By taking an active role in understanding and treating your axSpA, you will experience less pain and stay more active than those who feel there is nothing they can do.
Here is our 10 steps checklist to help you live with arthritis.
Spend the time to understand your axSpA and then discover the best ways to improve it.
Many people with arthritis say that learning about their arthritis and what they can do about it gives them back a feeling of control over their lives and their health.
Because axSpA can get worse if left untreated, you need to see your doctor as early as possible to get a proper diagnosis. This will help you understand your arthritis and develop a plan for managing it. Early diagnosis and treatment can limit the effects of arthritis on your life and help you stay active and independent.
The best way to live well with arthritis is by working closely with your healthcare team. It may include a variety of healthcare specialists, such as doctors, especially your GP and rheumatologist (a specialist in conditions that affect the joints and the structures around them), pharmacists, physiotherapists, occupational therapists, podiatrists, nurses, psychologists and complementary medicine practitioners.
Remember, you are the most important member of your healthcare team. Make sure you establish and maintain good communication with all the other members.
There are many treatments to relieve pain and stiffness and slow the development of your arthritis. Work with your healthcare team to find a combination of treatments that best suits your arthritis, the joints affected, the amount of pain or other symptoms you experience and your lifestyle.
Research has found that regular exercise is one of the most effective treatments for arthritis. It also helps to improve your overall health.
Not all forms of exercise are appropriate for axSpA. Before you start to exercise, it is important to ask your doctor and healthcare team to help you develop a program that will suit your arthritis, general health and lifestyle.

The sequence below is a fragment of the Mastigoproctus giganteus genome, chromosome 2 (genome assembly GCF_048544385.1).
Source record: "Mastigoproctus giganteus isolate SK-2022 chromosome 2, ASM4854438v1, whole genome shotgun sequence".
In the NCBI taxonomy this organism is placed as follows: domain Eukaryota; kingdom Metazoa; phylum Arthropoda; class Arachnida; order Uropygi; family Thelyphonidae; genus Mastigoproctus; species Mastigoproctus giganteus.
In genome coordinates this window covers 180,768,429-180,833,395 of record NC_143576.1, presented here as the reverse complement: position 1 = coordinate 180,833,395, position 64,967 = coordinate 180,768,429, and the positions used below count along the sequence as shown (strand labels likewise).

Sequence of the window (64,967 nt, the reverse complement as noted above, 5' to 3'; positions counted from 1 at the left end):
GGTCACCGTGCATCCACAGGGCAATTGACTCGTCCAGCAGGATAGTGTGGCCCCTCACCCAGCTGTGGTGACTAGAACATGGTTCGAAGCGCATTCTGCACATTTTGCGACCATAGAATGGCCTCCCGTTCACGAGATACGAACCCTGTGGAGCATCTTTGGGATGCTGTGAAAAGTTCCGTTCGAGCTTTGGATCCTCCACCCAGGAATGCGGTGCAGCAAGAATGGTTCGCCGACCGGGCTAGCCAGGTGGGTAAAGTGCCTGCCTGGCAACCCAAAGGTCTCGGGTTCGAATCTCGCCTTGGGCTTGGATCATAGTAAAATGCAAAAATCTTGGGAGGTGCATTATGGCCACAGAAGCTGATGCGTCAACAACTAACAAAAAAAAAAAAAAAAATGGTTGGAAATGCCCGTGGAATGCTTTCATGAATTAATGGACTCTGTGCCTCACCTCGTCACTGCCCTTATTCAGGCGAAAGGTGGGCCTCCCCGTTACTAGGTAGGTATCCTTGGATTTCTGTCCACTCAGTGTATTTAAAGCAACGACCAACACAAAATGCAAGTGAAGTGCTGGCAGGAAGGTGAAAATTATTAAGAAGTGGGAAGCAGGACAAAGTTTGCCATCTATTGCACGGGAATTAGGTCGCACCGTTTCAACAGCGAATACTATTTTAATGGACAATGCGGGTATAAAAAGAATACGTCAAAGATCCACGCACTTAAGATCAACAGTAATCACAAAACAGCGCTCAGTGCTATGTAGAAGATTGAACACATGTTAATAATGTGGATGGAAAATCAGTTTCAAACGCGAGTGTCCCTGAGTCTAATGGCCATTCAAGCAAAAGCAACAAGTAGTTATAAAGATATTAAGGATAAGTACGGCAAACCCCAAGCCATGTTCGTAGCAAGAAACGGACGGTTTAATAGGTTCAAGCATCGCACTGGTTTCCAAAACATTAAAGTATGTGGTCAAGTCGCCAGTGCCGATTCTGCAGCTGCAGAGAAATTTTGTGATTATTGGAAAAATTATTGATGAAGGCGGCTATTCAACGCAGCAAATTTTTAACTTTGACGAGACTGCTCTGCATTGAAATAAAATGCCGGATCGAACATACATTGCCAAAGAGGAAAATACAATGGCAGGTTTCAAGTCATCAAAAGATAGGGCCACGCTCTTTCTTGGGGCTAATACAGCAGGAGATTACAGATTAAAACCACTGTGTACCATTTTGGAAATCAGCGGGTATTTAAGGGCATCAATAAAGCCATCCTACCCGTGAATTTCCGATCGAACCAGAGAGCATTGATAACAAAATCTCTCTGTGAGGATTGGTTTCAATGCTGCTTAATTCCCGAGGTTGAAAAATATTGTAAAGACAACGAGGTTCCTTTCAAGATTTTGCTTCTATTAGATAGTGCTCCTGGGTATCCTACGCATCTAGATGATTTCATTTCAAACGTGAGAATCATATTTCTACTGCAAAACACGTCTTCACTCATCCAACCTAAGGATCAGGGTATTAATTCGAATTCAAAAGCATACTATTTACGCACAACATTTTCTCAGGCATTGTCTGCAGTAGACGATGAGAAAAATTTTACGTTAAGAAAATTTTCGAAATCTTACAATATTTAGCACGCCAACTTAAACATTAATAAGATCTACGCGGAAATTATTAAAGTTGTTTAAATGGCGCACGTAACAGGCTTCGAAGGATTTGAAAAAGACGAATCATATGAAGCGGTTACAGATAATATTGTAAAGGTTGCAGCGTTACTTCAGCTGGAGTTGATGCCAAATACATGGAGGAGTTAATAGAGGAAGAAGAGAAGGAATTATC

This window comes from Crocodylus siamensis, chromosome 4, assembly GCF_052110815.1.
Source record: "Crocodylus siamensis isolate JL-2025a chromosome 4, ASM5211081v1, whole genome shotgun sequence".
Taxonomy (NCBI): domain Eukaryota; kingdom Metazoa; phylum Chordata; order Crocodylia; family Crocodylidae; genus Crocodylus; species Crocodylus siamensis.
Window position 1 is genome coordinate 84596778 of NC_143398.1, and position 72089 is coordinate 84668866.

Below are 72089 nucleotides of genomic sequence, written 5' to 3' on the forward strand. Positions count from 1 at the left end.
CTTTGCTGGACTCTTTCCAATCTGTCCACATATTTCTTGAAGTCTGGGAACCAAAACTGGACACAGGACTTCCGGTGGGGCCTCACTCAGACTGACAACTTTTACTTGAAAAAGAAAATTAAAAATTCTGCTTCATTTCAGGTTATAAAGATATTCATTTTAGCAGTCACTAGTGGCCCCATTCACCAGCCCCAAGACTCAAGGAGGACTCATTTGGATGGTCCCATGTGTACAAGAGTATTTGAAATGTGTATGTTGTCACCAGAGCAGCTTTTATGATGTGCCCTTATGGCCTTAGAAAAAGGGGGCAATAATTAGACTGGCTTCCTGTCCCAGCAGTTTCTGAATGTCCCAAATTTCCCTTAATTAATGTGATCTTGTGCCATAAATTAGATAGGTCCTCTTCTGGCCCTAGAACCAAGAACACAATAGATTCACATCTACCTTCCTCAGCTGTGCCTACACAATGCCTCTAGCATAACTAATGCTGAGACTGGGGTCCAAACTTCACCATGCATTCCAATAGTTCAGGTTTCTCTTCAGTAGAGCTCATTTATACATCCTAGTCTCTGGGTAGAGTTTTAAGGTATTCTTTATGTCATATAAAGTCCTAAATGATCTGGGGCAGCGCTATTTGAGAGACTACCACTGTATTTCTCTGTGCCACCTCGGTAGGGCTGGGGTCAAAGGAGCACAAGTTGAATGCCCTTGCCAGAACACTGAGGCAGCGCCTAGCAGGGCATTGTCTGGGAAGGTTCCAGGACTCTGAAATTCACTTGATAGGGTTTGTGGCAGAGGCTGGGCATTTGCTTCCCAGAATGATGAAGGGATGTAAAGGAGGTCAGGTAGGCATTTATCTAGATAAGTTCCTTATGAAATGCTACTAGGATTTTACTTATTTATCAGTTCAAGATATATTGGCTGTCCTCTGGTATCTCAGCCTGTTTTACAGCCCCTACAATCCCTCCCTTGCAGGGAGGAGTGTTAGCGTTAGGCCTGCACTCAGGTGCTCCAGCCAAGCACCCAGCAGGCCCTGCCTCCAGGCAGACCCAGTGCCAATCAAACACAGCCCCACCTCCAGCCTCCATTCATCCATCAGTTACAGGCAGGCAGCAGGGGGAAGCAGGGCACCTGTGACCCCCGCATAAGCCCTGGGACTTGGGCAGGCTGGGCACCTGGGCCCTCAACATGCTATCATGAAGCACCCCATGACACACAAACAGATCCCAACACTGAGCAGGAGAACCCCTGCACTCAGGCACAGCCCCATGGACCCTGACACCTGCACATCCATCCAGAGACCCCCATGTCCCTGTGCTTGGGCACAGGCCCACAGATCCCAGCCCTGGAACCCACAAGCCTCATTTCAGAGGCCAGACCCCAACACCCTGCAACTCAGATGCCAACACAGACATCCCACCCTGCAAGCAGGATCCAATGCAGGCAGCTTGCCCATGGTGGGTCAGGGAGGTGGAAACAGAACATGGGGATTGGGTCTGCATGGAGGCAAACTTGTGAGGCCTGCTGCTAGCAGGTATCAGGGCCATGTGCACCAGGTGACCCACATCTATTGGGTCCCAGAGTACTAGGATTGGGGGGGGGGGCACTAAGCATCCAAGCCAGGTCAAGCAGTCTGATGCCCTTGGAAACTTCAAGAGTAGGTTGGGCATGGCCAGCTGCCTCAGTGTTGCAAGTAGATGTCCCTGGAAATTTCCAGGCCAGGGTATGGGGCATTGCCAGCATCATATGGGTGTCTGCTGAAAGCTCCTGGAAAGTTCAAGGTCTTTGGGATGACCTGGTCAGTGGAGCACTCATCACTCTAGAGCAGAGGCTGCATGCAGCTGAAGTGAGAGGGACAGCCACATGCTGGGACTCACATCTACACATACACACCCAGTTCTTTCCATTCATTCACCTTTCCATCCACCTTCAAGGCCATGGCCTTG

There are many techniques you can use to cope with pain so you can go on living your life the way you want to. What works for one person may not work for another, so you may have to try different techniques until you find what works best for you. See Dealing with pain resource for more information.
It is natural to feel frustrated, angry, scared and even depressed at the prospect of having arthritis. There are many people who can help you deal with the emotional side of arthritis, including family and friends, counsellors or psychologists. Remember don’t try to go it alone, get some help.
There are many myths about food and arthritis. However, no diet has been proven by research to cure arthritis and there is very little scientific evidence that specific foods have an effect on arthritis.
When you have arthritis you need to find the right balance between work, activity and rest. Learn how to pace yourself to make the most of your energy and about equipment that you can use to make daily tasks easier. See Managing at home resource for more information.
Learn about the regular information sessions and arthritis self-management courses run by your local Arthritis Office. These will introduce you to a wide range of skills and small changes you can make that can lessen the impact of arthritis on your life.